4. Purchase an upright piano; purchase stand for Mikey’s guitar.
  5. Style the piano.
  6. Shutters for picture windows in living room.
  7. Buy large plant for picture windows, preferably fiddle leaf fig.
  8. Remove fireplace mantel, possibly replace.
  9. Organize campaign dresser drawers. (Part 1: Respecting Money)

Dining Room: A gathering place for family and friends where one can linger in comfortable chairs to discuss the day, play games, and share meals.

This image is inaccurate. I don’t want to mimic this look, though I like it enough to make it my goal picture for several reasons, desperation and over-it-itis being the forerunners. Honorable mentions include the clean table top and the abundance of plants. I also really like this photo because it shows evidence of small humans. I think a mix of the two rooms is ideal.

  1. Purge komono from room according to Kondo.
  2. Purchase new, made to last dining room table and chairs. || Should be noted that I’m indifferent to the table and chairs that we own, but what I do like is outside our budget.
  3. Purchase dining room rug. || I’m debating removing the rug, again to make it easier to clean and mop the floors.
  4. Purchase china cabinet to match/coordinate with dining room table and chairs. || Reevaluate need for more furniture after The Purge.
  5. Sell current sideboard.
  6. Sell or donate IKEA display case. || This depends on the outcome of item 4.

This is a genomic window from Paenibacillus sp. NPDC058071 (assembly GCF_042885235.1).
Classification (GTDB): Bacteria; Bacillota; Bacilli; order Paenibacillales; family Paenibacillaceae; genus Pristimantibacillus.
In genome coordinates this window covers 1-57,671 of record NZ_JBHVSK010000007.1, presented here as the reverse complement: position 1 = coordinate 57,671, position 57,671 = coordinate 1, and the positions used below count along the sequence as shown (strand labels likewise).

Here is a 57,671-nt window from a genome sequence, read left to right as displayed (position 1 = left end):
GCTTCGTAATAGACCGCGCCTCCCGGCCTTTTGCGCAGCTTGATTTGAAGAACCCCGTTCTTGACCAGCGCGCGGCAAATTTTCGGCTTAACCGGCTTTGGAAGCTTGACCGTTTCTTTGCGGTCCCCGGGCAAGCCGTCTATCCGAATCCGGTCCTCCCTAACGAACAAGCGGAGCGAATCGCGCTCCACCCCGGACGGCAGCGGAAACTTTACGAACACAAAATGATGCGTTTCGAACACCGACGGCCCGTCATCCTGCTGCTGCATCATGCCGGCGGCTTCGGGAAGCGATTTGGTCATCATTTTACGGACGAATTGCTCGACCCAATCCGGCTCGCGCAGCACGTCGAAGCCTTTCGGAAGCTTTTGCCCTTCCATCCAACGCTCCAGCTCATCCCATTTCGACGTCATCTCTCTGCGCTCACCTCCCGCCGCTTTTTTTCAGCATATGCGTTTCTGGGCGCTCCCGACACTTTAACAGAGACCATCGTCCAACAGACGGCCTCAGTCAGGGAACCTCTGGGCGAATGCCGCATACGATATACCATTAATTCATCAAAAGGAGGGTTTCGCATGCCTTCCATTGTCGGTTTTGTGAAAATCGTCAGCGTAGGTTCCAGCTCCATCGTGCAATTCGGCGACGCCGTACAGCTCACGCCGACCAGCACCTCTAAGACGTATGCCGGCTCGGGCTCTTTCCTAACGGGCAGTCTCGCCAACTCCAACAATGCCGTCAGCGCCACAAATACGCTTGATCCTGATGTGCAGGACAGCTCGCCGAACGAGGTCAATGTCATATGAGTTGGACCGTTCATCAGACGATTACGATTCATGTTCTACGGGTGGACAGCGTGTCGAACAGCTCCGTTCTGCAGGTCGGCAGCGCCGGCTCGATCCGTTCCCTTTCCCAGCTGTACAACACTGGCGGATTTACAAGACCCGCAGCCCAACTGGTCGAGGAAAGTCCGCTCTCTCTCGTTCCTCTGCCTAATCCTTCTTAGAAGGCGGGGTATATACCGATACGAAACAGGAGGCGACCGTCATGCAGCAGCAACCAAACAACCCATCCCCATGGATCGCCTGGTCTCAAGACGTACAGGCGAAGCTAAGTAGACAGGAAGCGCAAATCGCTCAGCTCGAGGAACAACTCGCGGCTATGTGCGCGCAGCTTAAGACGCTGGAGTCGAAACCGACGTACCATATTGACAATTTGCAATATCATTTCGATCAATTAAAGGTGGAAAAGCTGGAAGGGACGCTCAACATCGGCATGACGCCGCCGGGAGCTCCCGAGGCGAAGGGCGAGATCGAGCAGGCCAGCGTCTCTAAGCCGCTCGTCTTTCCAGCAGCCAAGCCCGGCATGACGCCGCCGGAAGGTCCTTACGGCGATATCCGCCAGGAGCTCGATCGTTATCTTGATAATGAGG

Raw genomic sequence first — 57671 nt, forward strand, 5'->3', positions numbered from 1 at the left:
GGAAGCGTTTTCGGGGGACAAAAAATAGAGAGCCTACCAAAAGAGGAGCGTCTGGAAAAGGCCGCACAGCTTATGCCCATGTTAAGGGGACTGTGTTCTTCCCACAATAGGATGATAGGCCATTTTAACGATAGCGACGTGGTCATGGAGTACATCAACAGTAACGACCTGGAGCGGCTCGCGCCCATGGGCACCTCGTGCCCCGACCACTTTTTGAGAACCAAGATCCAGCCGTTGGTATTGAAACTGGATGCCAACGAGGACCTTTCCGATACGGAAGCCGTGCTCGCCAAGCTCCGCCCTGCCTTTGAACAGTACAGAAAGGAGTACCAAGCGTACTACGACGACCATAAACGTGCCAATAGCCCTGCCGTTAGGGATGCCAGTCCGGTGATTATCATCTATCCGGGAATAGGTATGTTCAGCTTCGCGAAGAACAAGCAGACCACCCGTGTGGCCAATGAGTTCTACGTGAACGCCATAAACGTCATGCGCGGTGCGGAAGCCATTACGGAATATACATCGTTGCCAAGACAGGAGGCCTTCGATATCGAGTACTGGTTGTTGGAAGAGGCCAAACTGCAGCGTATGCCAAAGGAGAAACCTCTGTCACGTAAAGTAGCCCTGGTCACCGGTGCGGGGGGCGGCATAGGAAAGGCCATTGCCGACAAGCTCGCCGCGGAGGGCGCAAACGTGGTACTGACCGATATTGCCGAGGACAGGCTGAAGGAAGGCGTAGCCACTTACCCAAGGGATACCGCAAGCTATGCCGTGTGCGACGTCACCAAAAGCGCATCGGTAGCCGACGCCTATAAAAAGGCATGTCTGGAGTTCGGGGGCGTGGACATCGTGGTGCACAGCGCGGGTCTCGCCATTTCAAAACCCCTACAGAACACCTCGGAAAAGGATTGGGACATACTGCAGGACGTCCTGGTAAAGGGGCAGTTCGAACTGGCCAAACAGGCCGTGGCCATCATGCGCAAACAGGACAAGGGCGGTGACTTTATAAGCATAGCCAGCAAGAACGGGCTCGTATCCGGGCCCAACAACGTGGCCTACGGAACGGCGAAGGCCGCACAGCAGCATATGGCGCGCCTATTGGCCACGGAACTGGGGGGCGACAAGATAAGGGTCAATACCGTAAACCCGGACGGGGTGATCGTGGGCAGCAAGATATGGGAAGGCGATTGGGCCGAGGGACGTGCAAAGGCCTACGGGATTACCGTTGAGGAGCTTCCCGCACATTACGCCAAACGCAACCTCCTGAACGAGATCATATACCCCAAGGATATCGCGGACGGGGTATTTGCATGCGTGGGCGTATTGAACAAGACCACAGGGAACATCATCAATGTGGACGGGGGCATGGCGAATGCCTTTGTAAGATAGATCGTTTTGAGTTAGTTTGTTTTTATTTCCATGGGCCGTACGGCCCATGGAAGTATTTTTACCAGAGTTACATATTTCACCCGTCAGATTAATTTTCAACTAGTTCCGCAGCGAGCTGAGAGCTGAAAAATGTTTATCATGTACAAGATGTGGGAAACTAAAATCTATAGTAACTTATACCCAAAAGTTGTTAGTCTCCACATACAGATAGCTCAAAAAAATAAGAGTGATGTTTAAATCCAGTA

7. Sell midcentury china cabinet.
  8. Replace sliding doors with something safer.
  9. New window treatments for sliding doors/something safer.

Family Room: A cozy, embracing room where bodies sink into stuffed sofas and chairs to read books and watch movies. The lighting is plentiful, flattering, and comfort reigns over form. 

This is another case in which the picture reflects a concept more than a reality. The takeaways are the books, the varying textures, the white walls, and, of course, the plants. Incidentally, this is the same apartment as the dining room picture above. I guess I really like this apartment!

  1. Repaint family room a calm, comfortable color. || Done it, but now I’m thinking of going white. We’ve already painted two of the walls!
  2. Create a sense of warmth and family with pictures.
  3. Scrape acoustic tiles off family room. Drywall.
  4. Find a media cabinet, preferably with shelves for display or books.
  5. Replace with good quality, family friendly materials the sofa, coffee table, chair(s), window treatments, and lighting.
  6. Create a reading nook.
  7. Install floor to ceiling bookshelves along one wall.
  8. Replace carpet, preferably with hardwood and rug.

Kitchen: A point of entry into our home for family and friends and a place to create nourishing meals. It is welcoming, clean, and feels like as comforting as cookies and milk. Countertops are clean and empty.

This is the entry point for the house if you are family or friend. This means this place gets lots of foot traffic and is extremely prone to clutter. It will need a massive over hall in terms of decluttering and organizing.

  1. Declutter!
  2. Rethink systems. In a high-traffic place like this, everything must have a designating landing spot.
  3. Repaint kitchen, at least the ceiling.